You’ve got to love nutritional science.

To see any graphs, charts, graphics, images, and quotes to which Dr. Greger may be referring, watch the above video. This is just an approximation of the audio contributed by MaryAnn Allison.

Please consider volunteering to help out on the site.

Images thanks to Caleb and teebag.

Doctor's Note

If you missed the beginning of this series, start with the experiments described in Doping With Beet Juice and replicated in Out of the Lab Onto the Track. In Pretty in Pee-nk, I use beeturia to illustrate an important point about phytonutrients, and return to the nitric oxide story in Hearts Shouldn’t Skip a Beet.

For the asparagus lovers out there, check out my videos #1 Anticancer Vegetable and Best Cooking Method.

For further context, check out my associated blog posts: Using Greens to Improve Athletic Performance, and Increasing Muscle Strength with Fenugreek.

If you haven’t yet, you can subscribe to my videos for free by clicking here.

11 responses to “Asparagus Pee

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  1. If you missed the beginning of this series, start with the experiments described in Doping with beet juice and replicated in yesterday’s video. In Monday’s video-of-the-day, I’ll use beeturia to illustrate an important point about phytonutrients and return to the nitric oxide story on Tuesday. Have a great weekend, and feel free to spend it watching hundreds of my other videos on more than a thousand subjects :) For the asparagus lovers out there, check out my videos #1 Anticancer Vegetable and Best Cooking Method.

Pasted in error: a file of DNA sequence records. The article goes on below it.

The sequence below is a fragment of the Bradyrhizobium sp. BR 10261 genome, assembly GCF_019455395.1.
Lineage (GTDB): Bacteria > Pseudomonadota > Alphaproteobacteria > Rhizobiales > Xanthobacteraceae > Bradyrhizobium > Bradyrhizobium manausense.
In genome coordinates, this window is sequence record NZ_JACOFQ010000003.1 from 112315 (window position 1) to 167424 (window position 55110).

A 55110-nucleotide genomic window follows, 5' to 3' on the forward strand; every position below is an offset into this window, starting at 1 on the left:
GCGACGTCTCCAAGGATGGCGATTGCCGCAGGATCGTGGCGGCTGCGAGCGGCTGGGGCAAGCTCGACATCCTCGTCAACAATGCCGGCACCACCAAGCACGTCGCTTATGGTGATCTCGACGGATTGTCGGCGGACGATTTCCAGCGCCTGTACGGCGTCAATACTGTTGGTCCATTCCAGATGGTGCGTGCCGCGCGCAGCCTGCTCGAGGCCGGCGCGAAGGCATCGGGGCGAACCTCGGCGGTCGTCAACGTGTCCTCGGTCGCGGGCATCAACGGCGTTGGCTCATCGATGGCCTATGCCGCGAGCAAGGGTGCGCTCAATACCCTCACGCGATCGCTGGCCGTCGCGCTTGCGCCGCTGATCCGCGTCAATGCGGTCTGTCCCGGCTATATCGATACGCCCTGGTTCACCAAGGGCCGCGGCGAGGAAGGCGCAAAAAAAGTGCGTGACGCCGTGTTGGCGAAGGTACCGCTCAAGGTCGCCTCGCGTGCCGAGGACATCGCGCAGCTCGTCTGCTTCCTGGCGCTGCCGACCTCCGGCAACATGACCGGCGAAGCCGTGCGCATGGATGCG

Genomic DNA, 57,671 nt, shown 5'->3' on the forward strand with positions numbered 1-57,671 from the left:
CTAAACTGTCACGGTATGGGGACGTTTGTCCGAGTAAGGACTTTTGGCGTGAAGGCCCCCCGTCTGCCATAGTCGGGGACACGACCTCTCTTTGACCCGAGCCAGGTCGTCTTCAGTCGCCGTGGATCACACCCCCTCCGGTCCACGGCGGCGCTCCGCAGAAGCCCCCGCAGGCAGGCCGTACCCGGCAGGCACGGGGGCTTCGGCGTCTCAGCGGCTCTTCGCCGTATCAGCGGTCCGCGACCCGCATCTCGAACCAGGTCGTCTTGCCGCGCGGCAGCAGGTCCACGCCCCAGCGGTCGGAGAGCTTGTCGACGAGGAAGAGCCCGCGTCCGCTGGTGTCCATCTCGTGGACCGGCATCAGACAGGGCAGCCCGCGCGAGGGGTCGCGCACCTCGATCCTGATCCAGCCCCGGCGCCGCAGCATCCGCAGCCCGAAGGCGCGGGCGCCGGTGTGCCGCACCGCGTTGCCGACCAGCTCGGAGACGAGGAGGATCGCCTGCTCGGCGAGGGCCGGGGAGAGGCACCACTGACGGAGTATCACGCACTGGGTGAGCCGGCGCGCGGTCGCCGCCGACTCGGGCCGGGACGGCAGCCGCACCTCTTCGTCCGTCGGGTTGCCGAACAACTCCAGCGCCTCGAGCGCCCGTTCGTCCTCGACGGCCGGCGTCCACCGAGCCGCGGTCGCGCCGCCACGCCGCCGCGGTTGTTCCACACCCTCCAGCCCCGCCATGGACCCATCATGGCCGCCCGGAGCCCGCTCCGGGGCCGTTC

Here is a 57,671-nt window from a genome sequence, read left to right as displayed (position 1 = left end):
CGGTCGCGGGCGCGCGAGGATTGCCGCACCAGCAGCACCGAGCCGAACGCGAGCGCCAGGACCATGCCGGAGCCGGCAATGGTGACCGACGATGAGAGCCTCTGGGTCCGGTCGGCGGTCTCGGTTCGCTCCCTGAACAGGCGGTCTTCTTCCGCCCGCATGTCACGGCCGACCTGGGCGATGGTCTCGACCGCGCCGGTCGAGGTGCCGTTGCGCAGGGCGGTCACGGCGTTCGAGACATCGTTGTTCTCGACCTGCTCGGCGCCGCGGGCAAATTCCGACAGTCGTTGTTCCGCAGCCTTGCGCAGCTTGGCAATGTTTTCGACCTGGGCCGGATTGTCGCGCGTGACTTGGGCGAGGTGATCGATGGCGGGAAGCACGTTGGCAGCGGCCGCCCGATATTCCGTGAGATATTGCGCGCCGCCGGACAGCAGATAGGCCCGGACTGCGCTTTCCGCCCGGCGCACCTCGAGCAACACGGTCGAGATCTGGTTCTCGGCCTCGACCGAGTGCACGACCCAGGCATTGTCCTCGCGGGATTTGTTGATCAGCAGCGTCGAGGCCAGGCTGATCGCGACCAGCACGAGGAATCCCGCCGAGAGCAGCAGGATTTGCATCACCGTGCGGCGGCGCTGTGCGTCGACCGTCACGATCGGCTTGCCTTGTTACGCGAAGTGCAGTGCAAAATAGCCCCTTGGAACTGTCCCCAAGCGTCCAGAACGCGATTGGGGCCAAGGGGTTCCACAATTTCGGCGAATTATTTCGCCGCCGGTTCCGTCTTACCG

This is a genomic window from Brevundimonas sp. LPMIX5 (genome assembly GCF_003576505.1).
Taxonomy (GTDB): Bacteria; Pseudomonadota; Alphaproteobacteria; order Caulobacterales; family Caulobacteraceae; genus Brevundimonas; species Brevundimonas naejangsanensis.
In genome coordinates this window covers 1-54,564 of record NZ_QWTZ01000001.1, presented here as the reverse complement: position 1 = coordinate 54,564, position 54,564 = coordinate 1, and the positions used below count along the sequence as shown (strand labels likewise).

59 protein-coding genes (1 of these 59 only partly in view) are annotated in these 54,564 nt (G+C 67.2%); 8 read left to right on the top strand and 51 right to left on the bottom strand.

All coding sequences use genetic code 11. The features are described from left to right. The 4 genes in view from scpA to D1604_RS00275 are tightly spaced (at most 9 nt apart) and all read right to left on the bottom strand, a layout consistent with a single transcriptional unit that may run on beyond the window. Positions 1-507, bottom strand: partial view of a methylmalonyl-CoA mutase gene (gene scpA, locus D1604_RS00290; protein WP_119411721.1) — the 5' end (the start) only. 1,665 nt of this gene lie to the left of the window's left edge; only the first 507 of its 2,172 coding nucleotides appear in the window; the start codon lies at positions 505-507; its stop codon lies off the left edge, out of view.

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  2. Dr. Greger,

    I’m 63 now, and I’ve been a vegan for about 40 years. I recently learned that I have kidney stones; one of them is one centimeter, sitting in my right kidney (saw it inadvertently in an x-ray). (I wish I knew what to do about it. I’m scared of the doctors. Should I get them blasted and have Cat Scans, etc.) Admittedly, I eat a lot of kale along with many fruits and vegetables. Not as often, I’ll eat some steamed beets, and when I do, I have beetstoolia. And sharing further, in keeping with the humorous aspect of this episode of the series, if I eat a can of vegetarian chili ( I won’t name the popular vegetarian brand), I have chilistoolia, so much so, that the odor is the same as when I freshly open the can the night before.

    Seriously though, What to do about the stones? Is doing nothing an option?